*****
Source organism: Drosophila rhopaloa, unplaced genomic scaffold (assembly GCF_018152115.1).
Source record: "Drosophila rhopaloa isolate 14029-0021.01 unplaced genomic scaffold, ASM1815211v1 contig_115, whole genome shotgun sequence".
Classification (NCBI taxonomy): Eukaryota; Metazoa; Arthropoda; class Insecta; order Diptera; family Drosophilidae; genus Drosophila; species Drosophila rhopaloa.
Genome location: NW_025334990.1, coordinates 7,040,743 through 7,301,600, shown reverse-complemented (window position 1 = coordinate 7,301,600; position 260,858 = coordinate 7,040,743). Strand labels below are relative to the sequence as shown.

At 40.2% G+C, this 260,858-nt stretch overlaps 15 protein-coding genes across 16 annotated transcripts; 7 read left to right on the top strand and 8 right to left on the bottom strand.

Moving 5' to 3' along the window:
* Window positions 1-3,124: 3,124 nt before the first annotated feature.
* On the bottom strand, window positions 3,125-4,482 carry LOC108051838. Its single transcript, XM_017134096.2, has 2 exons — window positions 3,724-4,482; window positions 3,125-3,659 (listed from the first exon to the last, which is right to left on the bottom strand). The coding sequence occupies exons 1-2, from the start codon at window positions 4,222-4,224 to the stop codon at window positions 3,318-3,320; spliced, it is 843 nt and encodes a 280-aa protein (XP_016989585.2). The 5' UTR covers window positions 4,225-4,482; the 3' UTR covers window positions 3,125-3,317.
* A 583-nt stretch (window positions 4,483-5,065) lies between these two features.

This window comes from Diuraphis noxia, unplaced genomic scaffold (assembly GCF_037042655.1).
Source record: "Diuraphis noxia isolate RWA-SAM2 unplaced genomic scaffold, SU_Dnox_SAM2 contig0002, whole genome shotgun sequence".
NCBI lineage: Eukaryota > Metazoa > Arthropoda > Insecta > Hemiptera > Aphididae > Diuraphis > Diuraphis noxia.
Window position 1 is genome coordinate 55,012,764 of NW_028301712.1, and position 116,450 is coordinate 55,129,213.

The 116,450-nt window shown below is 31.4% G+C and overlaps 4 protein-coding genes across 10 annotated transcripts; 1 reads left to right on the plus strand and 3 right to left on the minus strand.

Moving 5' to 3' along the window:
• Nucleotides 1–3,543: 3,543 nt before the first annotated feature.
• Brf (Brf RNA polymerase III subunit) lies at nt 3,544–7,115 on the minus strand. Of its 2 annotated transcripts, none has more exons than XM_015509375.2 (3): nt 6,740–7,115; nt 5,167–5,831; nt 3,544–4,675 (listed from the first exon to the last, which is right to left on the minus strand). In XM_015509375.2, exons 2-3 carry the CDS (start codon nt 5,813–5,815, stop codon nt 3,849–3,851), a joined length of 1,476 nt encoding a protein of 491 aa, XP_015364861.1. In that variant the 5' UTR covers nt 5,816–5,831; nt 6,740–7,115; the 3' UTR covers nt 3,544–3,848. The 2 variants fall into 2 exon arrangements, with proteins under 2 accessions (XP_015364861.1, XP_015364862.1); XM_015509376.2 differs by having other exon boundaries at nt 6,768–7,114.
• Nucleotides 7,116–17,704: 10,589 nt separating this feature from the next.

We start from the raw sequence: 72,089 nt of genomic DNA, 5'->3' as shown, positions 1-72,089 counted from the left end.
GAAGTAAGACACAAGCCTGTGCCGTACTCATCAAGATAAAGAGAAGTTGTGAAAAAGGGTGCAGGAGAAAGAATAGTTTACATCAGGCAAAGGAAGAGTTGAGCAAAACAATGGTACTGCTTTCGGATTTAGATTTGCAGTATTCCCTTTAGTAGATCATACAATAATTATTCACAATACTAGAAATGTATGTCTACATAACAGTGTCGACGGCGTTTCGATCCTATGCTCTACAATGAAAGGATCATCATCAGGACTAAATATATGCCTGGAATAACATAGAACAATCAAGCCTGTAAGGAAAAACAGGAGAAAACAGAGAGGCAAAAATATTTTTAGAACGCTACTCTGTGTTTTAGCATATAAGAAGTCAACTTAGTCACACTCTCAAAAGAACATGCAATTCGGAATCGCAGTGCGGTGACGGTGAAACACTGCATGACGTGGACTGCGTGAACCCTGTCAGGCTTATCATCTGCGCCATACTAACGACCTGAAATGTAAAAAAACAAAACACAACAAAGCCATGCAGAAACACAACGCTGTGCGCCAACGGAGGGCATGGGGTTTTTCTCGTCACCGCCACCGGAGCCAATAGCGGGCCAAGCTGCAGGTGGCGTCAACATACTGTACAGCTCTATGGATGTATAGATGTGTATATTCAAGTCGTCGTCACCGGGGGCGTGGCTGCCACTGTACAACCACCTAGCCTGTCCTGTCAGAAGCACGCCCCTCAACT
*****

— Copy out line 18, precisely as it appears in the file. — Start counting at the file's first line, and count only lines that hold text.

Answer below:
• Nucleotides 7,116–17,704: 10,589 nt separating this feature from the next.